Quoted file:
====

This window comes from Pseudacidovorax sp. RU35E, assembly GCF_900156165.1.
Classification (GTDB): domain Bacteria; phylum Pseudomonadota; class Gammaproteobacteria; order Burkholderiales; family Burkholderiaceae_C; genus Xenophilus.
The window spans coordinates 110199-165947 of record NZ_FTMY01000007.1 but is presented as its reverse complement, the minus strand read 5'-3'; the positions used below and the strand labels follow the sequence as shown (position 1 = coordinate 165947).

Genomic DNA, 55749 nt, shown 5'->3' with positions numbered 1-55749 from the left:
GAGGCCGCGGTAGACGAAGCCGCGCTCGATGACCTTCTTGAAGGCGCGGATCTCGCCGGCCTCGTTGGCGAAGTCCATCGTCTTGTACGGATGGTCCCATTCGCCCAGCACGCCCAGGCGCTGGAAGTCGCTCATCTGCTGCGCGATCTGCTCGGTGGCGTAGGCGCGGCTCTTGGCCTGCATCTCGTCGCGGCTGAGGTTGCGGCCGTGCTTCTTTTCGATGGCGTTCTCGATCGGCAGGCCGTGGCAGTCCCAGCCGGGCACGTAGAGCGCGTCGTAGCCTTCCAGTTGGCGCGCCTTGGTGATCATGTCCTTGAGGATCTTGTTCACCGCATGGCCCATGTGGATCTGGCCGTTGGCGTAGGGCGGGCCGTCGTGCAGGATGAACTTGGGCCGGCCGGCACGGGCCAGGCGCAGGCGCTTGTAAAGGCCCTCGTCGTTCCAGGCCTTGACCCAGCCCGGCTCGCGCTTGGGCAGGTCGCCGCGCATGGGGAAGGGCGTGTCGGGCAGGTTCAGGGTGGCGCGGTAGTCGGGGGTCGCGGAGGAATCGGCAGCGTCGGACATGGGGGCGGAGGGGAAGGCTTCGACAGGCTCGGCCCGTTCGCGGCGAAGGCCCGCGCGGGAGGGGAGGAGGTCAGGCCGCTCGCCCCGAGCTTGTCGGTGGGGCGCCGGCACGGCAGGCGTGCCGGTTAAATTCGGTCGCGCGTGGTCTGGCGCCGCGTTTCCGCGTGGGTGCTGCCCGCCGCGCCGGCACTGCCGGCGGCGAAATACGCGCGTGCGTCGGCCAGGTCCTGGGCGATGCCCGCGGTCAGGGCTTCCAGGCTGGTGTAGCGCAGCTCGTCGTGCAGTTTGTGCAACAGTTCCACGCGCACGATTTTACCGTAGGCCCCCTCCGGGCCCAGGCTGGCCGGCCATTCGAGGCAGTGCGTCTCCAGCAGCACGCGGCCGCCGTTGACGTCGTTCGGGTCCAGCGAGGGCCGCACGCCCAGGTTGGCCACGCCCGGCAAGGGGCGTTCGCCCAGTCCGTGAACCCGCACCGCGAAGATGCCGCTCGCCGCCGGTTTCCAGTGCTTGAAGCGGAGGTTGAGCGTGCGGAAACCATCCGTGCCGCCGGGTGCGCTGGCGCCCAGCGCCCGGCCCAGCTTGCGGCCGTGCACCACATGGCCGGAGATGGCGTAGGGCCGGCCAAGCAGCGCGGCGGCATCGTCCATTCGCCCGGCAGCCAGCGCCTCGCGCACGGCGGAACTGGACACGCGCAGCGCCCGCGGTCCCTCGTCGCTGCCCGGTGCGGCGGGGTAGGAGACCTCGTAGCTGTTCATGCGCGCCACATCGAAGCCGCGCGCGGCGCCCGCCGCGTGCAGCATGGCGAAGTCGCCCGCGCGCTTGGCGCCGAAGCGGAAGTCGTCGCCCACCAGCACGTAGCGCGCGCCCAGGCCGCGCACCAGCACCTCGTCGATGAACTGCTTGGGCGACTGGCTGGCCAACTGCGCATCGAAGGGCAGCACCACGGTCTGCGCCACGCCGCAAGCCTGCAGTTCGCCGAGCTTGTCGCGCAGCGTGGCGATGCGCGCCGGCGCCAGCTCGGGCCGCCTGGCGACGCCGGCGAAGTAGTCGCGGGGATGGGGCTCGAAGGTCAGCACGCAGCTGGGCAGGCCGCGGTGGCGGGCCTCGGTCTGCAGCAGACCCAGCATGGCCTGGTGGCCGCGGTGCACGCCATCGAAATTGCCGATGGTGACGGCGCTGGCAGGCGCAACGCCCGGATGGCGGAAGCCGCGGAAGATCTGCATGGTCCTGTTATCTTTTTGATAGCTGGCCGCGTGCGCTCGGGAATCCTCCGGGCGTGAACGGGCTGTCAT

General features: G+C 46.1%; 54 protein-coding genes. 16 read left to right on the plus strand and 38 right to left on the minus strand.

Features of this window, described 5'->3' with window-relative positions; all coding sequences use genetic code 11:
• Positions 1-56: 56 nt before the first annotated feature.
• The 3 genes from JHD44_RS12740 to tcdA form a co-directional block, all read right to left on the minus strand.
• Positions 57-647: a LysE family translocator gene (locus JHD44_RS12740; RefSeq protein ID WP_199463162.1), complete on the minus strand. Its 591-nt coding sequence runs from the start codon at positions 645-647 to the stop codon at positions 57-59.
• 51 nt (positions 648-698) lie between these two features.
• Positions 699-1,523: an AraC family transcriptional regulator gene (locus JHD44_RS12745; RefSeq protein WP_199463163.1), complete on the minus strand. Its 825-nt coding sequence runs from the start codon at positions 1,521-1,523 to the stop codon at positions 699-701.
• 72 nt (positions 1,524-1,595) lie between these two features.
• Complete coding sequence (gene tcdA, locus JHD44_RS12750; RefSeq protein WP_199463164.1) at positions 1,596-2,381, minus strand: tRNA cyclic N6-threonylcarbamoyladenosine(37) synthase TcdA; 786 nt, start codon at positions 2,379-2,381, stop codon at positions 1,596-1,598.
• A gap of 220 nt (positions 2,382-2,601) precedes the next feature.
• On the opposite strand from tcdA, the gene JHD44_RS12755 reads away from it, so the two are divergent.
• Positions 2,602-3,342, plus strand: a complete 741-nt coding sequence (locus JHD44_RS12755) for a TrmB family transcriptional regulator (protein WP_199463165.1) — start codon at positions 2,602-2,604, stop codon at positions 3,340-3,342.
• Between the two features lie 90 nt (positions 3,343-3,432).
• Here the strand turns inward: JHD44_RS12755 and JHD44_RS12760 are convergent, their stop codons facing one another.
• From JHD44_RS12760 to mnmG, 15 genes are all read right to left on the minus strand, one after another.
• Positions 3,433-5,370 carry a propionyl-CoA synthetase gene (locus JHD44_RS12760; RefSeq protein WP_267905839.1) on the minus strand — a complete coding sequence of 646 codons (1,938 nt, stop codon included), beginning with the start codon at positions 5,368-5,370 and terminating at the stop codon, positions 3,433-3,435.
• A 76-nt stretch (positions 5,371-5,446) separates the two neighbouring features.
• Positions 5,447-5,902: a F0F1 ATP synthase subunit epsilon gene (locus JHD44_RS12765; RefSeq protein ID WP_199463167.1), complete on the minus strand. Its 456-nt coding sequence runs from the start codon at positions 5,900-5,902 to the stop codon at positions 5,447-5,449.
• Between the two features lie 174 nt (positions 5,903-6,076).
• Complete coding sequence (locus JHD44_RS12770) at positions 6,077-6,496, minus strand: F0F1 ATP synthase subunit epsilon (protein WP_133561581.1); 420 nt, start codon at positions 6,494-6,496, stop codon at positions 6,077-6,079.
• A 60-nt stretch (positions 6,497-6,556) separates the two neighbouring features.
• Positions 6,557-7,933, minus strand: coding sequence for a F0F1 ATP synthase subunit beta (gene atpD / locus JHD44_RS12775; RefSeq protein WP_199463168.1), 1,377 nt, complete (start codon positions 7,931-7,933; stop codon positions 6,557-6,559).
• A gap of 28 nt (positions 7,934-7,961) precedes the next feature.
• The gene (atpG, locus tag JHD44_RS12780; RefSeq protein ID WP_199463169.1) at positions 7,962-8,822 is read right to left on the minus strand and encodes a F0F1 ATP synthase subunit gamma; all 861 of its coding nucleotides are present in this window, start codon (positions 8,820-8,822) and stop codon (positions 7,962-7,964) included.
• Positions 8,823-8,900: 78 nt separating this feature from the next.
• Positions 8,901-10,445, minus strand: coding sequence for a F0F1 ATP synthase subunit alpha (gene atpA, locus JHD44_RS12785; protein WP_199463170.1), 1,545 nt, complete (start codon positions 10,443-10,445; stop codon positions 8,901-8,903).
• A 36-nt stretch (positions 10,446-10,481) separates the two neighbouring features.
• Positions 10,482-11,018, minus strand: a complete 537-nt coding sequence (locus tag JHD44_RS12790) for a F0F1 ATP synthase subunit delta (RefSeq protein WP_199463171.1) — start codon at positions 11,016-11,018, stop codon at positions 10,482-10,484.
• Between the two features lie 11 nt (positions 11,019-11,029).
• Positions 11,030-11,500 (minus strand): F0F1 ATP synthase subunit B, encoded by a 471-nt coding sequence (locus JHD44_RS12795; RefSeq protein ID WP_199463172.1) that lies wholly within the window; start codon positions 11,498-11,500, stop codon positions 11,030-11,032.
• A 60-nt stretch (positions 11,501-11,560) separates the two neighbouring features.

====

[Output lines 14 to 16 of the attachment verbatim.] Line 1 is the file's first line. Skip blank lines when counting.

• Complete coding sequence (gene tcdA, locus JHD44_RS12750; RefSeq protein WP_199463164.1) at positions 1,596-2,381, minus strand: tRNA cyclic N6-threonylcarbamoyladenosine(37) synthase TcdA; 786 nt, start codon at positions 2,379-2,381, stop codon at positions 1,596-1,598.
• A gap of 220 nt (positions 2,382-2,601) precedes the next feature.
• On the opposite strand from tcdA, the gene JHD44_RS12755 reads away from it, so the two are divergent.